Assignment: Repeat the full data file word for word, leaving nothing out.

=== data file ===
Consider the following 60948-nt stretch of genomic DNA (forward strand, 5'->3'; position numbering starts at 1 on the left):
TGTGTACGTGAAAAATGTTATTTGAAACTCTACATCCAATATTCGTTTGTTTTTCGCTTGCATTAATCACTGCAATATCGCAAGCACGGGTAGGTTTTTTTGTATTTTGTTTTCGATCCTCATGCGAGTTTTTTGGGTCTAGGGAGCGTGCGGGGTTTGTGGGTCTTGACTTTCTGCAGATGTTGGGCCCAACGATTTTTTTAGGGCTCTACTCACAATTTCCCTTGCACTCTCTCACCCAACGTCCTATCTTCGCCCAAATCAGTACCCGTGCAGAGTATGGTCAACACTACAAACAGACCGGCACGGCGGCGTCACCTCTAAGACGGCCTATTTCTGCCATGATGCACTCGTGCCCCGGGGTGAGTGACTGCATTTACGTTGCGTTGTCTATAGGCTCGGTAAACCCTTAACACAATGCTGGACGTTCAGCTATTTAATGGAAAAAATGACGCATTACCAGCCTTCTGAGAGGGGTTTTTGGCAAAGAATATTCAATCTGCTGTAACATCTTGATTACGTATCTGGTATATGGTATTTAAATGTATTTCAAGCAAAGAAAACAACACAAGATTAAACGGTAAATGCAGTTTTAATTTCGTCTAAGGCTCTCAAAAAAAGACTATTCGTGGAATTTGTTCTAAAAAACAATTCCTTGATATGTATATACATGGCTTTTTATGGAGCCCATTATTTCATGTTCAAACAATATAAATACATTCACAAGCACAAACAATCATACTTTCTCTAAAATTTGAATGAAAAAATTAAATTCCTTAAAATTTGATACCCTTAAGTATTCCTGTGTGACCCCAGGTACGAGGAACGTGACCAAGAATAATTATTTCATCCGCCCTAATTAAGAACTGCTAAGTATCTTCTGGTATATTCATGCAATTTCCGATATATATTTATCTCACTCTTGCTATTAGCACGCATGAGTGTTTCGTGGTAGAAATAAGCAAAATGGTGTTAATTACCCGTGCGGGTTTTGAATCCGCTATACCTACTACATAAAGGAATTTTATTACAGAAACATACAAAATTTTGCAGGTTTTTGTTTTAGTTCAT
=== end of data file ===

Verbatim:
Consider the following 60948-nt stretch of genomic DNA (forward strand, 5'->3'; position numbering starts at 1 on the left):
TGTGTACGTGAAAAATGTTATTTGAAACTCTACATCCAATATTCGTTTGTTTTTCGCTTGCATTAATCACTGCAATATCGCAAGCACGGGTAGGTTTTTTTGTATTTTGTTTTCGATCCTCATGCGAGTTTTTTGGGTCTAGGGAGCGTGCGGGGTTTGTGGGTCTTGACTTTCTGCAGATGTTGGGCCCAACGATTTTTTTAGGGCTCTACTCACAATTTCCCTTGCACTCTCTCACCCAACGTCCTATCTTCGCCCAAATCAGTACCCGTGCAGAGTATGGTCAACACTACAAACAGACCGGCACGGCGGCGTCACCTCTAAGACGGCCTATTTCTGCCATGATGCACTCGTGCCCCGGGGTGAGTGACTGCATTTACGTTGCGTTGTCTATAGGCTCGGTAAACCCTTAACACAATGCTGGACGTTCAGCTATTTAATGGAAAAAATGACGCATTACCAGCCTTCTGAGAGGGGTTTTTGGCAAAGAATATTCAATCTGCTGTAACATCTTGATTACGTATCTGGTATATGGTATTTAAATGTATTTCAAGCAAAGAAAACAACACAAGATTAAACGGTAAATGCAGTTTTAATTTCGTCTAAGGCTCTCAAAAAAAGACTATTCGTGGAATTTGTTCTAAAAAACAATTCCTTGATATGTATATACATGGCTTTTTATGGAGCCCATTATTTCATGTTCAAACAATATAAATACATTCACAAGCACAAACAATCATACTTTCTCTAAAATTTGAATGAAAAAATTAAATTCCTTAAAATTTGATACCCTTAAGTATTCCTGTGTGACCCCAGGTACGAGGAACGTGACCAAGAATAATTATTTCATCCGCCCTAATTAAGAACTGCTAAGTATCTTCTGGTATATTCATGCAATTTCCGATATATATTTATCTCACTCTTGCTATTAGCACGCATGAGTGTTTCGTGGTAGAAATAAGCAAAATGGTGTTAATTACCCGTGCGGGTTTTGAATCCGCTATACCTACTACATAAAGGAATTTTATTACAGAAACATACAAAATTTTGCAGGTTTTTGTTTTAGTTCAT